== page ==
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Who's in the Video
Matthew C. Nisbet, Ph.D. is Associate Professor of Communication Studies, Public Policy, and Urban Affairs  at Northeastern University. Nisbet studies the role of communication and advocacy in policymaking and public[…]

According to Matthew Nisbet, those who frame the issue most convincingly will win the global warming debate.

Question: What mistakes are made in the effort to communicate information about global warming?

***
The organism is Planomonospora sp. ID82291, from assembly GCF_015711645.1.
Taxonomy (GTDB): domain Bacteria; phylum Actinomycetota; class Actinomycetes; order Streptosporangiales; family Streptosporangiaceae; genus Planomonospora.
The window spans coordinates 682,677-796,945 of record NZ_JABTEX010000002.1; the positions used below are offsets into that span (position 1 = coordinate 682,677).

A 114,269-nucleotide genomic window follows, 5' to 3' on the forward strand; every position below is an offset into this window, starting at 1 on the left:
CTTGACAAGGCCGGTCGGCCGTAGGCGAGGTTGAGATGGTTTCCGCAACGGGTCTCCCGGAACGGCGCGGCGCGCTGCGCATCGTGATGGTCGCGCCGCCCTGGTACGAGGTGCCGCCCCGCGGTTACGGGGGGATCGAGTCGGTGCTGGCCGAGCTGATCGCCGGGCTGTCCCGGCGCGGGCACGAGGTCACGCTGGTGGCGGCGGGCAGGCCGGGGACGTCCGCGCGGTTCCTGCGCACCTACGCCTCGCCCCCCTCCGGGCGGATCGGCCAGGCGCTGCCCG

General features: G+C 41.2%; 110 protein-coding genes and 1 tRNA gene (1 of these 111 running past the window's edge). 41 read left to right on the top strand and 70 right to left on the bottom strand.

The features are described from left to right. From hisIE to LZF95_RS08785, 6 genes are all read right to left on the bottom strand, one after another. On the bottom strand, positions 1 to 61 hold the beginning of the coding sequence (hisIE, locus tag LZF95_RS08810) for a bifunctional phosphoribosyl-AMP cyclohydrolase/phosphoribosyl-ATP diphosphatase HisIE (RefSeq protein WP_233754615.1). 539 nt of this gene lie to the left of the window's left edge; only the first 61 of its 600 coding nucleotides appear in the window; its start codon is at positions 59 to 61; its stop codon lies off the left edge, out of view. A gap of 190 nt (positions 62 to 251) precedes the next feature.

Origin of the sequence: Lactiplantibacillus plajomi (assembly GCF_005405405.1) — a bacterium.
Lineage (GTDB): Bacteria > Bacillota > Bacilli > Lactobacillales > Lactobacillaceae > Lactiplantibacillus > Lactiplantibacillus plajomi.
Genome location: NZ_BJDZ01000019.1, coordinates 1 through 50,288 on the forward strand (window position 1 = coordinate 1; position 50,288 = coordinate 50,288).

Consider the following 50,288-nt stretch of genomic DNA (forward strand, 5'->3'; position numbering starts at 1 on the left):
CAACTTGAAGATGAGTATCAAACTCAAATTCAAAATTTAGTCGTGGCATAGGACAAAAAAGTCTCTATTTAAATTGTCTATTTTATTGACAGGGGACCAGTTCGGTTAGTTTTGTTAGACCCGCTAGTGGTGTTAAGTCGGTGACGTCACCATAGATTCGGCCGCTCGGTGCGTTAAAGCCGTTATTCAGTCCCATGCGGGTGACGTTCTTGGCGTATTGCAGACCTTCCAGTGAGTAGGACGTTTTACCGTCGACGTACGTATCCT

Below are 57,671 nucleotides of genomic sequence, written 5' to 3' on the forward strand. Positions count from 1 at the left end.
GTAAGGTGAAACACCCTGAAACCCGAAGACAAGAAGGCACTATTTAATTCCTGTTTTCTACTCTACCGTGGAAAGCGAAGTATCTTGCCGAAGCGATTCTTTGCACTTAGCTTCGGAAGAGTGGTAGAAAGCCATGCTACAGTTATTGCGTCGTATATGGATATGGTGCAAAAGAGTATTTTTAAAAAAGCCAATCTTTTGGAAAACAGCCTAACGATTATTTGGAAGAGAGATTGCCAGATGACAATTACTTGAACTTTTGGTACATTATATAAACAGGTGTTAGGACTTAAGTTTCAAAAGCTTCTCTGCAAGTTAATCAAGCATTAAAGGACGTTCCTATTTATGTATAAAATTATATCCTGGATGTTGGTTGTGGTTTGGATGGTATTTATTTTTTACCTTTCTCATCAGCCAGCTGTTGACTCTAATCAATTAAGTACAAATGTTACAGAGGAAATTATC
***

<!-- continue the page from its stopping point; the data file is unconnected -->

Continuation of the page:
Matthew Nisbet:  Well, you know, what's interesting is that the conservative movement actually used audience research to figure out the frames that would downplay the urgency of the issue.  So, Frank Luntz a well known GOP pollster using focus groups in polling wrote a now infamous memo earlier this decade suggesting to conservative leaders if they wanted to downplay the urgency, keep reinforcing for the public that the scientific debate remains open and that any policy action will lead to unfair economic consequences for the United States.  Why?  Because countries like the India and China are not playing along.  Environmentalists, initially Al Gore in the movie "An Inconvenient Truth" and even some scientists and then following their lead, journalists decided that the best way to respond to this strategic framing on the part of conservatives is to really to go with what I call the Pandora's box frame, dramatize the urgency of climate change and the science by using examples of major climatic impacts such as more intense hurricanes, melting polar ice, the threat to polar bears, et cetera.  There is really three problems with that message.  The first problem is that compared to the general phenomena of human activities leading to rising temperatures, each one of these impacts the level of scientific uncertainty is much greater than the general phenomena of global warming.  So, each one of these claims can be answered by conservatives as "Oh, you're just engaging in alarmism."  The second problem is that it's kind of like the anti-drug message in the 1980s. "This is your climate.  This is your climate on greenhouse gasses."  It's essentially a fear appeal.  And what we know from research is that if you go at the public with a fear appeal and you don't give them solutions or ways that they can take into account some type of action to deal with that risk, it translates into fatalism.  "Oh, there's nothing we can do about it.  It's so complex.  The train has left the station.  There's nothing- nothing can be done about climate change."  And the third problem is that it really only appeals to people who already have strong environmental values.  Many people living in urban cities, many moderate republicans, they don't care about polar bears.  They might think polar bears are cute.  They might think that the polar region is an important place, but they have a lot of other more important things that they care about.  And it really only intensifies the opinion of people who already care about climate change to go within the Pandora's Box presentation.  So, that's why we suggest that there needs to be new interpretations on climate change that in fact, activate that hard to reach in many cases Republican base and to recast climate change as an energy problem, an energy opportunity to grow the economy around investment in renewable energy or to put into the mental box that this is fundamentally a national security problem or alternatively say, in fact, actually this is a moral and religious problem.  We have a duty to future generations and we have a duty to God's creation to take care of the Earth and if we don't do so, then it's not being a good Christian.